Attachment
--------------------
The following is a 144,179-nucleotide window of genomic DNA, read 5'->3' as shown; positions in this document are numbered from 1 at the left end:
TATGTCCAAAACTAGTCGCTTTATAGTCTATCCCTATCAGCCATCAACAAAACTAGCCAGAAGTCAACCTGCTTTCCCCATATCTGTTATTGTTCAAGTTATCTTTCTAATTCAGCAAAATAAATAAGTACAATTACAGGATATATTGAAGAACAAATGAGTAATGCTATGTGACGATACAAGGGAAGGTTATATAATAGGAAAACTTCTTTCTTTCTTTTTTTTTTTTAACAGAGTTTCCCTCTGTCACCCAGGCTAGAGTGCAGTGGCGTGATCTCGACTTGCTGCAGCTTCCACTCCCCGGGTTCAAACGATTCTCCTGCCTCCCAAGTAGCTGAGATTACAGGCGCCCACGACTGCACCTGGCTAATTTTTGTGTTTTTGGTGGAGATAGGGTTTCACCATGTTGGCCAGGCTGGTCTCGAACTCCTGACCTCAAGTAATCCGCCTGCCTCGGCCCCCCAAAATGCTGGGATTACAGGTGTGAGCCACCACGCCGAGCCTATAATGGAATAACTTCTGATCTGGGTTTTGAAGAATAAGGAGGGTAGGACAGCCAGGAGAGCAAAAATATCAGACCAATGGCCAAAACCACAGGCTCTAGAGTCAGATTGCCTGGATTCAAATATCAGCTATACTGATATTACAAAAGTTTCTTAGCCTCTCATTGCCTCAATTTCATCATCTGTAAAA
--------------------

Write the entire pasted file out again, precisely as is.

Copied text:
The following is a 144,179-nucleotide window of genomic DNA, read 5'->3' as shown; positions in this document are numbered from 1 at the left end:
TATGTCCAAAACTAGTCGCTTTATAGTCTATCCCTATCAGCCATCAACAAAACTAGCCAGAAGTCAACCTGCTTTCCCCATATCTGTTATTGTTCAAGTTATCTTTCTAATTCAGCAAAATAAATAAGTACAATTACAGGATATATTGAAGAACAAATGAGTAATGCTATGTGACGATACAAGGGAAGGTTATATAATAGGAAAACTTCTTTCTTTCTTTTTTTTTTTTAACAGAGTTTCCCTCTGTCACCCAGGCTAGAGTGCAGTGGCGTGATCTCGACTTGCTGCAGCTTCCACTCCCCGGGTTCAAACGATTCTCCTGCCTCCCAAGTAGCTGAGATTACAGGCGCCCACGACTGCACCTGGCTAATTTTTGTGTTTTTGGTGGAGATAGGGTTTCACCATGTTGGCCAGGCTGGTCTCGAACTCCTGACCTCAAGTAATCCGCCTGCCTCGGCCCCCCAAAATGCTGGGATTACAGGTGTGAGCCACCACGCCGAGCCTATAATGGAATAACTTCTGATCTGGGTTTTGAAGAATAAGGAGGGTAGGACAGCCAGGAGAGCAAAAATATCAGACCAATGGCCAAAACCACAGGCTCTAGAGTCAGATTGCCTGGATTCAAATATCAGCTATACTGATATTACAAAAGTTTCTTAGCCTCTCATTGCCTCAATTTCATCATCTGTAAAA